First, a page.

Chris Leslie on the role of the New Local Government Network: "We are the annoying mosquito biting the back side of the elephant"

There is typically a 2 year lag between recesssion and public service cuts- a public service 'tsunami' is about to hit us.

If a hung parliament arises, there is likely to be less emphasis on regulation, which is harder to pass, and more on behaviour change.

We are about to contend with an immoveable object of regulation (e.g. no compromise on health and safety) meeting an irresistible force(certainty of budget reductions obliging businesses to cut corners). How can regulation meet this pending challenge?

New model needed: light touch regulation, self-assessing, shift focus onto consumer/producer, slimline enforcement.

"There is a need to let enterprise run riot"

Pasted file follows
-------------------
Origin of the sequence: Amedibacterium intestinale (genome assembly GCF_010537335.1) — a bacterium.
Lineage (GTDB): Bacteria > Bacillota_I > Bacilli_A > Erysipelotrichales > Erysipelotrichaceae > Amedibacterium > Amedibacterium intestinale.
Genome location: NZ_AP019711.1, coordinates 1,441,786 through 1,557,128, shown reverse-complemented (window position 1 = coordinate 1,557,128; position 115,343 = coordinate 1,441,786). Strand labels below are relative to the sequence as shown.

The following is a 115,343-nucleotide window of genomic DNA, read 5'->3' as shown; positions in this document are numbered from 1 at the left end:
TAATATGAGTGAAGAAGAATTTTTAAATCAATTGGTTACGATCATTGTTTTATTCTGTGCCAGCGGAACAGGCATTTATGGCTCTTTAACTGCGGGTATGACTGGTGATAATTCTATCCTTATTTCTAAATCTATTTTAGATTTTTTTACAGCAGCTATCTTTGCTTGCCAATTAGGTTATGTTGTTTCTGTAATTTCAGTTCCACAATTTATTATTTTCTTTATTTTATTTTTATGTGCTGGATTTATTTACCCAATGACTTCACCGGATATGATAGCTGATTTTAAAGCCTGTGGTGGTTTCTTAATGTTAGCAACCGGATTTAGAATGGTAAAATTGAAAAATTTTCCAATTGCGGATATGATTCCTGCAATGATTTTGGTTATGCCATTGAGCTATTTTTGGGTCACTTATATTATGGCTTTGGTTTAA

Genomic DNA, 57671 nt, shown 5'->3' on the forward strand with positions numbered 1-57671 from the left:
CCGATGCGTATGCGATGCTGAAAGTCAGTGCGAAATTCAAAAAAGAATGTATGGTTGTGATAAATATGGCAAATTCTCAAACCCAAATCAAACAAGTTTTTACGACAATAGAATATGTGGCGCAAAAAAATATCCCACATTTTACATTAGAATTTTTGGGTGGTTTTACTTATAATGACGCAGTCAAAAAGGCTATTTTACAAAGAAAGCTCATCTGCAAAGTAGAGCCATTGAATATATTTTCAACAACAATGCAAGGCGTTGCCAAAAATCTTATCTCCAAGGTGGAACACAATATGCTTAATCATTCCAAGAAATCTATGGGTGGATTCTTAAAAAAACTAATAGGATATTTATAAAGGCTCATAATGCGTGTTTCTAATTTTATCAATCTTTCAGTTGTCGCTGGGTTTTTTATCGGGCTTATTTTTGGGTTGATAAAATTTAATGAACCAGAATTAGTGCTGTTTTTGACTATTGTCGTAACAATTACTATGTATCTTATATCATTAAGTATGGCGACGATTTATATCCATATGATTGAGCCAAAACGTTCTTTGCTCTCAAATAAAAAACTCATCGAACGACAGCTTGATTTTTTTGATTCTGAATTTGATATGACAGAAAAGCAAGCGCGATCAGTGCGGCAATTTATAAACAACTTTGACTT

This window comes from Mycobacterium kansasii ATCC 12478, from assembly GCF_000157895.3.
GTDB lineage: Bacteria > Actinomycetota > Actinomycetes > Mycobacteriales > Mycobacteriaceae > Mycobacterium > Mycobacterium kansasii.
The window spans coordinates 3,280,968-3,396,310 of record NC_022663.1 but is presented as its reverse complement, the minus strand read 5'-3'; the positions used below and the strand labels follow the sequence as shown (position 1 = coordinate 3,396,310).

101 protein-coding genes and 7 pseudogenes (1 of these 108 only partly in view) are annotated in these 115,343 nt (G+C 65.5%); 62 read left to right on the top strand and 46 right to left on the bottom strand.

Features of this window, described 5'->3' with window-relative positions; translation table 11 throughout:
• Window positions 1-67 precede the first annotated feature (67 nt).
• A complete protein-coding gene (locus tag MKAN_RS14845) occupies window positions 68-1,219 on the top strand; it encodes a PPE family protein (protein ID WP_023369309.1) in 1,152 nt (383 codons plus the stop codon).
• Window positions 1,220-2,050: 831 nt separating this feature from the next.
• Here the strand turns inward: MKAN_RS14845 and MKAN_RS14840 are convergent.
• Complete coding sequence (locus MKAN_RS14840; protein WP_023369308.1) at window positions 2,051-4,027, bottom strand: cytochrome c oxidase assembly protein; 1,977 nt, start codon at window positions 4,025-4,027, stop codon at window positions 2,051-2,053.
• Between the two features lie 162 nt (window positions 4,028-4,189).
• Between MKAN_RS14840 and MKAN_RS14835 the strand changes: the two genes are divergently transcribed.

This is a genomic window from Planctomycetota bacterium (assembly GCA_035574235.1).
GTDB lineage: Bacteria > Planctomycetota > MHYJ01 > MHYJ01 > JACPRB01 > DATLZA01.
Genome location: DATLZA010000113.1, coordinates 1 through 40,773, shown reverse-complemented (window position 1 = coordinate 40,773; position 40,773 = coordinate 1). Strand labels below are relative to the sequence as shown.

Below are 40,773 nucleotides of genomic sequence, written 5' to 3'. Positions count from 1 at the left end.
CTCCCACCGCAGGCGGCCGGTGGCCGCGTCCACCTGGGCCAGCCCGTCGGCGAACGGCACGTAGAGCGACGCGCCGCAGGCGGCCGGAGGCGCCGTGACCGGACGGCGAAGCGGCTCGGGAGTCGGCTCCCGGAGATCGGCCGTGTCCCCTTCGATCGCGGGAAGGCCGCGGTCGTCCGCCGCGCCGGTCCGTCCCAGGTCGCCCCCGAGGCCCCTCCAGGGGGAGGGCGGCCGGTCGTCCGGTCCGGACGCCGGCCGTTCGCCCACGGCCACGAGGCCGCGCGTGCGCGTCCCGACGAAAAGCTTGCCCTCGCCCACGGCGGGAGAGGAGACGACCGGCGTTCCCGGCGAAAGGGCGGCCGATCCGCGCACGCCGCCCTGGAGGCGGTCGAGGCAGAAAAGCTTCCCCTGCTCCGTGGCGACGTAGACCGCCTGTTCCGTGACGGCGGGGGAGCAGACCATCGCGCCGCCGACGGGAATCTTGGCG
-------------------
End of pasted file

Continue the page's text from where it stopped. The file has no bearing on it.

PR problem of business being associated with city fat cats, bonuses etc, but business is part of the solution, not part of the problem. Business should be seen as an integral part of the community, and behave in a way befitting this role.

Unsustainable to have growth in the public sector and loss in private sector.

But is the idea of mutual engagement of local government and business credible? One participant felt it was hard to believe because neither side sounded like they really believed it.

Too much emphasis on business and government. Need to remember the place of citizens- those who might be a business person, a consumer or an architect of community.

Quality of life linked to maximal engagement- people are clamoring for sense of what they can do together.